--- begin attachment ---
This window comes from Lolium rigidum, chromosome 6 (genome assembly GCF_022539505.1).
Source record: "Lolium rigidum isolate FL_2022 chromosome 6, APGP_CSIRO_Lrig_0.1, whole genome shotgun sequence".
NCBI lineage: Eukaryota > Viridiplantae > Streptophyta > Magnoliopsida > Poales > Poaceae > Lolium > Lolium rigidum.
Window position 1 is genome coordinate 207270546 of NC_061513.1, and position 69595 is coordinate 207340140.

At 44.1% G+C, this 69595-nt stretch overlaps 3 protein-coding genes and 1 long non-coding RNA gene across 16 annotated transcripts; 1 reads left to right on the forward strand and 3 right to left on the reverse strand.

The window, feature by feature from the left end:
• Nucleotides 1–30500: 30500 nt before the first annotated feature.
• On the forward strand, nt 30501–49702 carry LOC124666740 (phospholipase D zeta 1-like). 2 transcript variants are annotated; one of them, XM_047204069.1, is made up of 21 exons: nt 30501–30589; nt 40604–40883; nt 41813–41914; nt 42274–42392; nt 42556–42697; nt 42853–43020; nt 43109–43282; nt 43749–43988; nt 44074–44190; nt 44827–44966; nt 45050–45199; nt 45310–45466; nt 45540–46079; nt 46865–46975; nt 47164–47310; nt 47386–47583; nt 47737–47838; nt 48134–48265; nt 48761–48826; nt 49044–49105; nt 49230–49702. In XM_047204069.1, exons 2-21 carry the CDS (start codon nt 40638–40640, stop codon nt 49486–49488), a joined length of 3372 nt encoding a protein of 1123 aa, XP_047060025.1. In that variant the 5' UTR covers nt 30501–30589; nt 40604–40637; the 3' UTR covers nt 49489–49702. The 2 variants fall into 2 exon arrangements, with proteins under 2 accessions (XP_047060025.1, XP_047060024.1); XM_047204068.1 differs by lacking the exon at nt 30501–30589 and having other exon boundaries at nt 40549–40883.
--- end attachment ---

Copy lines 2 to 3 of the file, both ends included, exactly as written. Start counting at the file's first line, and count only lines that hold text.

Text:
Source record: "Lolium rigidum isolate FL_2022 chromosome 6, APGP_CSIRO_Lrig_0.1, whole genome shotgun sequence".
NCBI lineage: Eukaryota > Viridiplantae > Streptophyta > Magnoliopsida > Poales > Poaceae > Lolium > Lolium rigidum.